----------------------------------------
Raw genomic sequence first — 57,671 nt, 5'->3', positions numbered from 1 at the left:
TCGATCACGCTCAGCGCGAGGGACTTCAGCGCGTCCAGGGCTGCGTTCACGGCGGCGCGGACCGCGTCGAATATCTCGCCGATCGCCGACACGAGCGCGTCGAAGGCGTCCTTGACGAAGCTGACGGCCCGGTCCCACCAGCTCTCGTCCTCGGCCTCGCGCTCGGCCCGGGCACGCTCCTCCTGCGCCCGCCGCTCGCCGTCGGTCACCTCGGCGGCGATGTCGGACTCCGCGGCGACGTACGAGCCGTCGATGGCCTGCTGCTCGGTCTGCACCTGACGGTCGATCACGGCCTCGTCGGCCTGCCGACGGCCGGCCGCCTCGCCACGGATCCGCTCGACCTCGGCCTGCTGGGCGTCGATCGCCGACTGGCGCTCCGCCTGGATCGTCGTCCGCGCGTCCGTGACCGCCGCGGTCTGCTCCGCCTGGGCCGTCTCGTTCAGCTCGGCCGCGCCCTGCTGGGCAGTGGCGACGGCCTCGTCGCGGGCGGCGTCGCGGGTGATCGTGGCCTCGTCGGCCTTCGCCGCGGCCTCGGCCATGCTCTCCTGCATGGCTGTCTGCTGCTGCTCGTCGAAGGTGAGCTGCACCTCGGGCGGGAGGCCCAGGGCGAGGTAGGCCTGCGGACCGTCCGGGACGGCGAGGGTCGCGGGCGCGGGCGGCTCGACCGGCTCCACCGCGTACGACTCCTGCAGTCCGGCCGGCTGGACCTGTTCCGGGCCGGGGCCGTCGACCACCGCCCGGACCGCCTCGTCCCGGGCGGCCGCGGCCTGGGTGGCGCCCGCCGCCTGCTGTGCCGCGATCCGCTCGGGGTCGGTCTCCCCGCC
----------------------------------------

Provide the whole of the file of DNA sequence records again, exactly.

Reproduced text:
Raw genomic sequence first — 57,671 nt, 5'->3', positions numbered from 1 at the left:
TCGATCACGCTCAGCGCGAGGGACTTCAGCGCGTCCAGGGCTGCGTTCACGGCGGCGCGGACCGCGTCGAATATCTCGCCGATCGCCGACACGAGCGCGTCGAAGGCGTCCTTGACGAAGCTGACGGCCCGGTCCCACCAGCTCTCGTCCTCGGCCTCGCGCTCGGCCCGGGCACGCTCCTCCTGCGCCCGCCGCTCGCCGTCGGTCACCTCGGCGGCGATGTCGGACTCCGCGGCGACGTACGAGCCGTCGATGGCCTGCTGCTCGGTCTGCACCTGACGGTCGATCACGGCCTCGTCGGCCTGCCGACGGCCGGCCGCCTCGCCACGGATCCGCTCGACCTCGGCCTGCTGGGCGTCGATCGCCGACTGGCGCTCCGCCTGGATCGTCGTCCGCGCGTCCGTGACCGCCGCGGTCTGCTCCGCCTGGGCCGTCTCGTTCAGCTCGGCCGCGCCCTGCTGGGCAGTGGCGACGGCCTCGTCGCGGGCGGCGTCGCGGGTGATCGTGGCCTCGTCGGCCTTCGCCGCGGCCTCGGCCATGCTCTCCTGCATGGCTGTCTGCTGCTGCTCGTCGAAGGTGAGCTGCACCTCGGGCGGGAGGCCCAGGGCGAGGTAGGCCTGCGGACCGTCCGGGACGGCGAGGGTCGCGGGCGCGGGCGGCTCGACCGGCTCCACCGCGTACGACTCCTGCAGTCCGGCCGGCTGGACCTGTTCCGGGCCGGGGCCGTCGACCACCGCCCGGACCGCCTCGTCCCGGGCGGCCGCGGCCTGGGTGGCGCCCGCCGCCTGCTGTGCCGCGATCCGCTCGGGGTCGGTCTCCCCGCC